He hasn’t seen a message from Yana Pogadaeva since she sent her husband two photos from the Crocus City Hall music venue.
After Pogadaev saw the reports of gunmen opening fire on concertgoers, he rushed to the site, but couldn’t find her in the numerous ambulances or among the hundreds of people who had made their way out of the venue.
“I went around, searched, I asked everyone, I showed photographs. No one saw anything, no one could say anything,” Pogadaev told the AP in a video message.
He watched flames bursting out of the building as he made frantic calls to a hotline for relatives of the victims, but received no information.
As the death toll mounted on Saturday, Pogodaev scoured hospitals in the Russian capital and the Moscow region, looking for information on newly admitted patients.
But his wife wasn’t among the 182 reported injured, nor on the list of 60 victims authorities have already identified, he said.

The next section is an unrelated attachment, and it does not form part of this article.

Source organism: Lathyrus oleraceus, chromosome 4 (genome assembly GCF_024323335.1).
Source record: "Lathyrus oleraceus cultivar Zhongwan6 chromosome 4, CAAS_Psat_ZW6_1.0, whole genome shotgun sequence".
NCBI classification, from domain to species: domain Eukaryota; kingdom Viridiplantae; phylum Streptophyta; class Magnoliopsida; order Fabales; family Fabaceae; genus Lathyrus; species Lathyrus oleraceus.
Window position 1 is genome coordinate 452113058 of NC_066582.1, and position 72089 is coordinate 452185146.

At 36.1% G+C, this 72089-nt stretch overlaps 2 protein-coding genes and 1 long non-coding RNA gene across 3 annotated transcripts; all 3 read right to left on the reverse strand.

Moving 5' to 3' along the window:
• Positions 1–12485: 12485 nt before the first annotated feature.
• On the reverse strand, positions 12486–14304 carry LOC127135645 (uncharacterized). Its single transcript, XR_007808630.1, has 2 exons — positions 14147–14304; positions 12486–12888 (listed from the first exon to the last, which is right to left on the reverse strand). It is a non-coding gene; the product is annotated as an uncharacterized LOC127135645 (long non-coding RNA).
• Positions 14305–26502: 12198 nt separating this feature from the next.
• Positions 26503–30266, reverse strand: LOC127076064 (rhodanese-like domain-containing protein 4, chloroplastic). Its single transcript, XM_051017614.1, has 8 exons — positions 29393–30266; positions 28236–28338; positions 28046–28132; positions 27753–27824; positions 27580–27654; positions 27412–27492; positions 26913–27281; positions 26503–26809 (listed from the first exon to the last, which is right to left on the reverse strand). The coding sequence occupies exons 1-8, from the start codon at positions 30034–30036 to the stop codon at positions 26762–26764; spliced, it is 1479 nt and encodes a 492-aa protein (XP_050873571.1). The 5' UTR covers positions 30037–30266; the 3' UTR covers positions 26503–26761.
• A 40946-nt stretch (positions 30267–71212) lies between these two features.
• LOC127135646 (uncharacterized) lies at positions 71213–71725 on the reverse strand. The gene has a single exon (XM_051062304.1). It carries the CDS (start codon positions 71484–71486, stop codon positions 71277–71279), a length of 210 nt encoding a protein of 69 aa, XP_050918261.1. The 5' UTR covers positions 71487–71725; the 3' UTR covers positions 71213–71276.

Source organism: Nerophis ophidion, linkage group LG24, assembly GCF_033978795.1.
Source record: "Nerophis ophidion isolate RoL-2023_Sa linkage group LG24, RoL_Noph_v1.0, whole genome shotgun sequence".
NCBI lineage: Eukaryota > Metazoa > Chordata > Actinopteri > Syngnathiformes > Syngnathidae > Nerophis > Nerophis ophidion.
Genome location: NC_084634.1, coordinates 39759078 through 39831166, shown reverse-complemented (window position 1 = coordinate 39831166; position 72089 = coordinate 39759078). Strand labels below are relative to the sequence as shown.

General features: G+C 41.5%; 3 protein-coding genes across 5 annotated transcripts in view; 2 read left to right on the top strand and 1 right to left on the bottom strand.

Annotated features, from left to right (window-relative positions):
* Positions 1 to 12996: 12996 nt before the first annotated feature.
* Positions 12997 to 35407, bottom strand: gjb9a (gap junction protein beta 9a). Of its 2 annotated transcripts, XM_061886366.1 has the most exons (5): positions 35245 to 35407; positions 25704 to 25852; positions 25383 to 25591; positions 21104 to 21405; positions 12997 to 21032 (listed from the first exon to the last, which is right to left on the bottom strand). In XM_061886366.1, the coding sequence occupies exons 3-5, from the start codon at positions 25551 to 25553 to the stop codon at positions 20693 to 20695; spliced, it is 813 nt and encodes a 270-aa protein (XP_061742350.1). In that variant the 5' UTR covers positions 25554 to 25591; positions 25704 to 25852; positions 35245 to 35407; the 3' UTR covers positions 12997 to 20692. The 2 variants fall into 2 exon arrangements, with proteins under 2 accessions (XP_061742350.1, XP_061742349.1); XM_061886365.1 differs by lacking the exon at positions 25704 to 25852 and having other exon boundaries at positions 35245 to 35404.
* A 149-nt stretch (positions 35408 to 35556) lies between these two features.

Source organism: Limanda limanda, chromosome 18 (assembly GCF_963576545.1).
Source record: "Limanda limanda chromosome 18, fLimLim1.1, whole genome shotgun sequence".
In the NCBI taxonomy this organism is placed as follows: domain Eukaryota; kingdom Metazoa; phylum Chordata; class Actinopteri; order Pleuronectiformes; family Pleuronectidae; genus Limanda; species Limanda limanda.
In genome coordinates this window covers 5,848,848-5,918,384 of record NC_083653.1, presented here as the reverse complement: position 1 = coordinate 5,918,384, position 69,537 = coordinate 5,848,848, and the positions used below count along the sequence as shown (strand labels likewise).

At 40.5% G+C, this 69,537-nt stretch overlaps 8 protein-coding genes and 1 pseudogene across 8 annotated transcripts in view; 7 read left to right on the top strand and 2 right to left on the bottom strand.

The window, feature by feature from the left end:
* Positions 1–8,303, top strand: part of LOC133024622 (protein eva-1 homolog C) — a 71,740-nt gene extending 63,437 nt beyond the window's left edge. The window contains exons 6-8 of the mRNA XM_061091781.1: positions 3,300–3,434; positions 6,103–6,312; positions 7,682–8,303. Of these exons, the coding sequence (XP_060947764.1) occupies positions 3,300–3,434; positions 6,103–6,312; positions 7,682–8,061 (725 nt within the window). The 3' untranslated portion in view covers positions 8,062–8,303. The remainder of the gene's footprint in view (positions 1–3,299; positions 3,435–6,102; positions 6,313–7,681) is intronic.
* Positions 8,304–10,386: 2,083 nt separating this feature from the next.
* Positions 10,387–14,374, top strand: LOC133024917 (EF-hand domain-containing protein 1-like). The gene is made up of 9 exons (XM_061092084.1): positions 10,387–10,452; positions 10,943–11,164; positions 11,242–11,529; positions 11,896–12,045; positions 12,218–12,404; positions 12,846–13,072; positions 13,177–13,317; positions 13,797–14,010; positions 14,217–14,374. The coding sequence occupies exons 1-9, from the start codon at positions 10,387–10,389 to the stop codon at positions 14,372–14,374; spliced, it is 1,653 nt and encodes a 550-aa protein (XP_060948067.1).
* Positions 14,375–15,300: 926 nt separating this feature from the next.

The Moscow Region’s Emergency Situations Ministry posted a video Sunday showing equipment dismantling the damaged music venue to give rescuers access.
Putin has called the attack “a bloody, barbaric terrorist act” and said Russian authorities captured the four suspects as they were trying to escape to Ukraine through a “window” prepared for them on the Ukrainian side of the border.
Russian media broadcast videos that apparently showed the detention and interrogation of the suspects, including one who told the cameras he was approached by an unidentified assistant to an Islamic preacher via a messaging app and paid to take part in the raid.
Putin didn’t mention ISIS, known as Daesh in Arabic, in his speech to the nation, and Kyiv accused him and other Russian politicians of falsely linking Ukraine to the assault to stoke fervor for Russia’s fight in Ukraine, which recently entered its third year.
US intelligence officials said they had confirmed the Daesh affiliate’s claim.
“ISIS bears sole responsibility for this attack. There was no Ukrainian involvement whatsoever,” National Security Council spokeswoman Adrienne Watson said in a statement.